4.1.2 Each parent shall at all times treat the other parent with respect when they are together (whether or not the child is present) or when the other parent is not present but third parties are present.

4.1.3 Neither parent shall speak in a negative manner about the other parent to the child.

4.1.4 Neither parent shall question a child about the other parent's activities or relationships.

4.1.5 Neither parent shall ask a child to keep a secret from the other parent.

4.1.6 A parent should give the other parent a courtesy telephone call if exceptional circumstances occur that interfere with this schedule. (e.g., if a car breakdown delays a child's transition to the other parent, if a child is ill and might not be able to transition to the other parent the following morning, etc.).

4.2 Child's Input. A child is not permitted to determine whether he or she visits the non-residential parent. However, older teenagers are often involved in their own activities and are unable (or unwilling) to spend time with their parents on a regular schedule as they did when they were younger. Both parents shall be considerate of older teenagers and recognize that they wish (and need) to spend more time with their peers rather than their parents. Both the non-residential parent and residential parent may need to make adjustments to accommodate these life changes.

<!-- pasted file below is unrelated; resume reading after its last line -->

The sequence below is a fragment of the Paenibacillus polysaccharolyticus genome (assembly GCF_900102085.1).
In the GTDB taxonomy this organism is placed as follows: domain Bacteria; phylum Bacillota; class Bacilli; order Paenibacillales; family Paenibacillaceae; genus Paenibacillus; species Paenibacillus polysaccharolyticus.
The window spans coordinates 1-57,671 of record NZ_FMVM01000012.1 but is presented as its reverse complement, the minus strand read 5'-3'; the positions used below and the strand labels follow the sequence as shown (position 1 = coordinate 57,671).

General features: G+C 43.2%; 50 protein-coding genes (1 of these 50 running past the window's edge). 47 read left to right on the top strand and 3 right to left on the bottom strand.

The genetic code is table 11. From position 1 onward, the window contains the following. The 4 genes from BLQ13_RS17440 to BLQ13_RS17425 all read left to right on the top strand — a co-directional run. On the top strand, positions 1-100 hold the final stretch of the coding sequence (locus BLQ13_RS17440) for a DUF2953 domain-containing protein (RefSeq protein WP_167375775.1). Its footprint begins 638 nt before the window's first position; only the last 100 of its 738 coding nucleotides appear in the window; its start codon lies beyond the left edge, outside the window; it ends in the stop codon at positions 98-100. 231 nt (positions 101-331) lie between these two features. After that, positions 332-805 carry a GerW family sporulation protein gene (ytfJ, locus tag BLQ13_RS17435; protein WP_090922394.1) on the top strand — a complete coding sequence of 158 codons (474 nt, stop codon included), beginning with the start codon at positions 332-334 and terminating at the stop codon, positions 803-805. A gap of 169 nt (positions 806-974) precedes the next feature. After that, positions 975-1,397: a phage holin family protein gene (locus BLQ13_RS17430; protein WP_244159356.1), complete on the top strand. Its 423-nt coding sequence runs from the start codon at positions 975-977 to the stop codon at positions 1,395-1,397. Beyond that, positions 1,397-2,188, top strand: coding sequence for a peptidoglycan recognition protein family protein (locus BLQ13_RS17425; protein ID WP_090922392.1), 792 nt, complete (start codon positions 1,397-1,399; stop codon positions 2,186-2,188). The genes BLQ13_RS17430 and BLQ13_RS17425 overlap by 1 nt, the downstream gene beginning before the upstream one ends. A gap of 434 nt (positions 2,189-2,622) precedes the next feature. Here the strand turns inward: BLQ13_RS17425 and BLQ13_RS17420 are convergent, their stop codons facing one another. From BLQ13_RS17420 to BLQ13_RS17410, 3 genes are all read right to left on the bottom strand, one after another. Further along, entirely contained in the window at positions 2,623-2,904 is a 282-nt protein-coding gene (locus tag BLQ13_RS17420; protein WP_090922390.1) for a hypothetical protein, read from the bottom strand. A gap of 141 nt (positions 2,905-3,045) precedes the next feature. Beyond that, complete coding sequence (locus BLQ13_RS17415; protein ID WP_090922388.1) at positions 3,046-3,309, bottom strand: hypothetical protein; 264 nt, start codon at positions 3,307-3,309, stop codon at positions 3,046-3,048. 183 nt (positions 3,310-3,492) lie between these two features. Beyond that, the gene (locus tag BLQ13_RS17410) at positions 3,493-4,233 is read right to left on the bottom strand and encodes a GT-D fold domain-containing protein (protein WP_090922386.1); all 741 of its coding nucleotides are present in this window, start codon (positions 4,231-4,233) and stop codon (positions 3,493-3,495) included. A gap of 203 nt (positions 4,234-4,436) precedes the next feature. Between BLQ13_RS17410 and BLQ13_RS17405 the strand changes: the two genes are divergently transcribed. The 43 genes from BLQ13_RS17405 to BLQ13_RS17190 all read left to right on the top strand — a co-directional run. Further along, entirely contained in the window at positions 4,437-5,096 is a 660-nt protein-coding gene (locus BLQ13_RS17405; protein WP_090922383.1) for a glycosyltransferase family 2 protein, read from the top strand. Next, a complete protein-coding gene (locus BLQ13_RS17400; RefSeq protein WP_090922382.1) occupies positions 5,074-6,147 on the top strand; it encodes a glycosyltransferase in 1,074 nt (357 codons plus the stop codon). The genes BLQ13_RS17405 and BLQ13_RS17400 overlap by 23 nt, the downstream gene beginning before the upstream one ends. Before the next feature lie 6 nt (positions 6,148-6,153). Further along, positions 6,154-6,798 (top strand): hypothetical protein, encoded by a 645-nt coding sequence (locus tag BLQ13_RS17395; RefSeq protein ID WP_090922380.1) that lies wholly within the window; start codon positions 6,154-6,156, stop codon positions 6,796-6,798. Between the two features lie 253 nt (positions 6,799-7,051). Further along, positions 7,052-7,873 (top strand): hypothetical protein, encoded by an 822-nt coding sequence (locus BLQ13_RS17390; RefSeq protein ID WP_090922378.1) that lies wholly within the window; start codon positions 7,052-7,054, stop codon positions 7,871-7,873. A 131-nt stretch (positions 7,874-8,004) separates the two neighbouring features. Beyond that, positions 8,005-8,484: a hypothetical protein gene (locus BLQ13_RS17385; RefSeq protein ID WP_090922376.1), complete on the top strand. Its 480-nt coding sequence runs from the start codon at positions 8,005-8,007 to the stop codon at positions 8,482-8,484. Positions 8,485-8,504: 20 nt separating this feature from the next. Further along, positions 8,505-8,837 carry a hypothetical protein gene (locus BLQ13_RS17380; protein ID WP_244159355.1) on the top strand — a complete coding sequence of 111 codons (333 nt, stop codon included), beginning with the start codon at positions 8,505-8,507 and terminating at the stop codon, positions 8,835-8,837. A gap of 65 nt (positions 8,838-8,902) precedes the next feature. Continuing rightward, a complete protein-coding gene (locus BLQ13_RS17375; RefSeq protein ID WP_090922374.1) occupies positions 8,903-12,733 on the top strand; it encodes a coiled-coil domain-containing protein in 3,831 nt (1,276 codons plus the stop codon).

4.3 Exchanging Parenting Information. Parents must make plans and exchange information directly with each other rather than through the child.

4.4 School Attendance. The child shall attend school unless excused for medical reasons, an emergency (such as a funeral), the school, the court, or both parents.